- Difficulty staying focused on tasks, especially boring or daily, repetitive everyday things (school work, chores, etc.)
- Forgetfulness in daily activities
- Constantly misplacing or losing personal items
- Missing appointments or being late frequently
- Trouble following instructions or completing homework
- Being bored a lot
- Poor organization and planning skills
- Doesn’t seem to listen when spoken to directly
- Tendency to wait to the last minute
- Trouble following directions
- Feeling like they aren’t near or reaching their potential
- Excessive talking and restlessness
- Being fidgety
- Easily agitated
- Difficulty remaining seated or quiet when required
- Impulsivity, such as acting before thinking about the consequences
- Getting up frequently to walk around
- Trouble playing quietly
- Having a hard time waiting to talk or react
- Blurting out answers before someone is finished asking a question
Coping Strategies for ADHD
If you or your child has ADHD, there are many coping strategies that can help support you. These are research-backed and work well for anyone’s mental wellness, across a myriad of diagnoses (or lack thereof). It’s important to note that not every coping strategy will work for every person. It’s important to find routines and skills that work best for you or your child, and remain open-minded to adapting those routines over time.
Some examples of classic coping strategies include:
- Medication: Some individuals with ADHD benefit from medication prescribed by a healthcare professional, such as stimulants or non-stimulants. These can help improve focus and reduce impulsivity.
- Cognitive-behavioral therapy (CBT): CBT can teach you skills to better manage your thoughts and behaviors, helping you become more organized and efficient. For children with ADHD, CBT works best in the form of reward-based programs conducted by families and schools (more behavioral than cognitive).
- Time management: Tools like planners and alarms to keep track of tasks and appointments. Breaking tasks into smaller, manageable parts, and prioritizing them can also be helpful.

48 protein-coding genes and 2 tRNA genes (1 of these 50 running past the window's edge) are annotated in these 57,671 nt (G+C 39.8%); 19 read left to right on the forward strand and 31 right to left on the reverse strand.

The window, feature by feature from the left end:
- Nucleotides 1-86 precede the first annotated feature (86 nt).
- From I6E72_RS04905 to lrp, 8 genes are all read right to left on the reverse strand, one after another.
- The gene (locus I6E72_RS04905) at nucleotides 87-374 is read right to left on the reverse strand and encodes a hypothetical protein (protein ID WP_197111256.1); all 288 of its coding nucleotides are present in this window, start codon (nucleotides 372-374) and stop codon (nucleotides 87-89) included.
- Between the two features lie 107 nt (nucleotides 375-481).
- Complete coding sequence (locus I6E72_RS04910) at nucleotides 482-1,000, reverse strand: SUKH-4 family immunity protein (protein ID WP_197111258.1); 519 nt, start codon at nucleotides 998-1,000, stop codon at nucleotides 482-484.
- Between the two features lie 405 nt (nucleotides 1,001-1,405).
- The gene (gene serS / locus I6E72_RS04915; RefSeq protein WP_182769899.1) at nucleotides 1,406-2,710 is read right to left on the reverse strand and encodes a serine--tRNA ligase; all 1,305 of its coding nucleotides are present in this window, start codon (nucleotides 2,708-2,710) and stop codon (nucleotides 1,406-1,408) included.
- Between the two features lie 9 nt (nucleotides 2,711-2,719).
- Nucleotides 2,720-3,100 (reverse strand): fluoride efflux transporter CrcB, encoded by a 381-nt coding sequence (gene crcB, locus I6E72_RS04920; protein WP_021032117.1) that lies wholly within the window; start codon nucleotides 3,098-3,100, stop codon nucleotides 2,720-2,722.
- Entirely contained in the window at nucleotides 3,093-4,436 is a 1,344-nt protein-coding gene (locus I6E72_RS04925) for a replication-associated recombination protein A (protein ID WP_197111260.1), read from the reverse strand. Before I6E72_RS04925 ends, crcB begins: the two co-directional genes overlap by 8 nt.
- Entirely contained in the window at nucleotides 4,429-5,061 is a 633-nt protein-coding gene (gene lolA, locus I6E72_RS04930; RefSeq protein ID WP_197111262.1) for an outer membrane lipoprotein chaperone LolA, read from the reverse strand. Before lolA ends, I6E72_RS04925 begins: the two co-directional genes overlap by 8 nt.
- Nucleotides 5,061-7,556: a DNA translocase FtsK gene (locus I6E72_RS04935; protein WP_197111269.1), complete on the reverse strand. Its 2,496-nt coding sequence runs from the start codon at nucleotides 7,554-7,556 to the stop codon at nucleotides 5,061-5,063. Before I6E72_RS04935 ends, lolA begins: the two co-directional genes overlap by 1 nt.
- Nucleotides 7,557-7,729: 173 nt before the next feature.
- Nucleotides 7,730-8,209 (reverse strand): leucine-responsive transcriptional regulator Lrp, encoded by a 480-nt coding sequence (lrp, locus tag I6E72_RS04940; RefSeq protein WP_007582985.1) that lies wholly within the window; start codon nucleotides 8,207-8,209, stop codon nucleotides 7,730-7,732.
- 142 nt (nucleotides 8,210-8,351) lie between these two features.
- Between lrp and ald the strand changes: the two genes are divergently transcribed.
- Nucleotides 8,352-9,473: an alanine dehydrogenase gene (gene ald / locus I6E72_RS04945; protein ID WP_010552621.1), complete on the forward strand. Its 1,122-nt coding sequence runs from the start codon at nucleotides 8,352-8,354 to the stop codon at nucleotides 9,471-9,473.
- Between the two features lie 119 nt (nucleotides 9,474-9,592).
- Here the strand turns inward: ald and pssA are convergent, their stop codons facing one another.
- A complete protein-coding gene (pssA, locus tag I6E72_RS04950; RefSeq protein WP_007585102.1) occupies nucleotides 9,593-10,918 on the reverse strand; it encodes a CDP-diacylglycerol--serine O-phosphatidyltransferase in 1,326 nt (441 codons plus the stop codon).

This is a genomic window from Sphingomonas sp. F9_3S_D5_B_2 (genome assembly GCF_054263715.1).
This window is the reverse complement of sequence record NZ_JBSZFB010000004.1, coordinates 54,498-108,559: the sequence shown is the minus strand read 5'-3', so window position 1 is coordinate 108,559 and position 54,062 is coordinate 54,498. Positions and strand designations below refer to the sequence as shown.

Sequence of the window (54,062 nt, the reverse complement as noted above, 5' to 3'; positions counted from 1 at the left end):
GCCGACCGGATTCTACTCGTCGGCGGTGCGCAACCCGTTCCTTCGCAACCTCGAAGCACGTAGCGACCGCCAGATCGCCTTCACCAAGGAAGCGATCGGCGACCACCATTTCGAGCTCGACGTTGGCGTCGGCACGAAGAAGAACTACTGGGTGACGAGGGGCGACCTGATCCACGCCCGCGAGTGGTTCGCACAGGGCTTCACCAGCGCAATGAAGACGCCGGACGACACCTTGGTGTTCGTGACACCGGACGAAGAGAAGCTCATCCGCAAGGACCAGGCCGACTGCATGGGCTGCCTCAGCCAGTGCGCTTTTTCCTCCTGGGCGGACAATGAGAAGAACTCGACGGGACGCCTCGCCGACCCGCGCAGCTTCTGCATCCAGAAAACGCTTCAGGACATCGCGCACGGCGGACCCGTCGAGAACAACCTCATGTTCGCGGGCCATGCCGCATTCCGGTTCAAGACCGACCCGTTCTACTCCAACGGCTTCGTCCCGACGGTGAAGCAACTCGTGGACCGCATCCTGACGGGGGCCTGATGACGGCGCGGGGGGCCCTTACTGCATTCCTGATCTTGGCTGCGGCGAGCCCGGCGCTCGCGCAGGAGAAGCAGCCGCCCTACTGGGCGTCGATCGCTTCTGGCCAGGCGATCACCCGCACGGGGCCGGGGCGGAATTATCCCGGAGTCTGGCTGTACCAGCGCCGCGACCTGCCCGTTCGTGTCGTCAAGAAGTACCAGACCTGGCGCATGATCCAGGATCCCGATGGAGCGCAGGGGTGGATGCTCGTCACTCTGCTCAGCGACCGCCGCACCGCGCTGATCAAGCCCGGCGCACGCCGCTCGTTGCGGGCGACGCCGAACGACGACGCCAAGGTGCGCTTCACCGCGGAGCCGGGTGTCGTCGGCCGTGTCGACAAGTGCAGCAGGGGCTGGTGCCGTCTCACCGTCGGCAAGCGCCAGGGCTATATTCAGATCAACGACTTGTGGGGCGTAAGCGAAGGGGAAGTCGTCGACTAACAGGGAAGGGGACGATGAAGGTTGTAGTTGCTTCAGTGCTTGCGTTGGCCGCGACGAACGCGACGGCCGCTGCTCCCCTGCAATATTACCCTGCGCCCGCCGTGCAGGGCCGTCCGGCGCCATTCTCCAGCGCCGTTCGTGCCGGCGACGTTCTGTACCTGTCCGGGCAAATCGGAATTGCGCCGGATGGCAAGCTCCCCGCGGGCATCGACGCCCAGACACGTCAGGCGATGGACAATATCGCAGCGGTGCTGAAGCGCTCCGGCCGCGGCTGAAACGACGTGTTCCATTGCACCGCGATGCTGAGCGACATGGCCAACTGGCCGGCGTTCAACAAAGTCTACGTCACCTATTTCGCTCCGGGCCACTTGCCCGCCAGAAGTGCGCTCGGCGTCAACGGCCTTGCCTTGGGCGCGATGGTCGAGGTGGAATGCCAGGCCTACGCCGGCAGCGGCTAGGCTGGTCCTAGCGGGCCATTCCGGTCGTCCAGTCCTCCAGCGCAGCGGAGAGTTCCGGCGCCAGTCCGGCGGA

- Healthy lifestyle: Regular exercise, a balanced diet, and sufficient sleep can have a positive impact on ADHD symptoms.
- Support systems: Seek support from parents, teachers, counselors, or support groups—individuals can provide guidance and understanding.
- Mindfulness and relaxation techniques: Practices like meditation and deep breathing can help to calm the mind and reduce impulsivity.
- Learning tools: Utilizing technology and apps designed for individuals with ADHD can help with time management, organization, and focus. But an over-reliance on screens is not a good idea.
Strategies for Parents
Since ADHD has a strong genetic component, if your child has ADHD, it may be worth noting that you may also experience adult ADHD. By empowering your understanding of your own brain, you may be presented with greater opportunities to connect and relate to your child’s experiences as well. Despite a diagnosis for yourself, there are some strategies you can implement to best support a child with ADHD.
Helpful things to do if you have a child with ADHD includes:
- Identify your child’s strengths and support them! Give praise and rewards to enforce good behavior. Criticism and punishment can tank self-esteem.
- Give breaks throughout the day
- Keep it short and sweet. Give clear, short directions to prevent them from getting overwhelmed or forgetting multiple steps
- Use timers + reminders to help your child shift from one task to the next
- Learn more about ADHD to help them understand their unique brain! Read, talk with a provider, watch videos together, etc.
- Be consistent with rules and consequences. Consequences aren’t always negative and can include incentives.
- Use touch and affection to communicate effectively (i.e. a hand on their arm or around their shoulder, look in their eyes, etc). Be mindful of using touch with kids with sensory issues or trauma.
While ADHD may have flooded our algorithms and classrooms, it’s important to know that having ADHD reveals a difference in brain function and self-regulation, not an inherent flaw. Each one of our unique brains deserve the learning techniques and structural support that best serves them.
About the Author
Meadowlark Monaghan (she/hers) is a consultant using her knowledge gained as a mental health professional to act as a liaison between brands, creators, + online communities with the field of psychology and mental health. She also co-hosts the personal development podcast, Thoughts May Vary. Her work has been seen with Madhappy, Local Optimist, The Mayfair Group, Lonely Ghost, AIM Youth Mental Health, NAMI San Diego and more.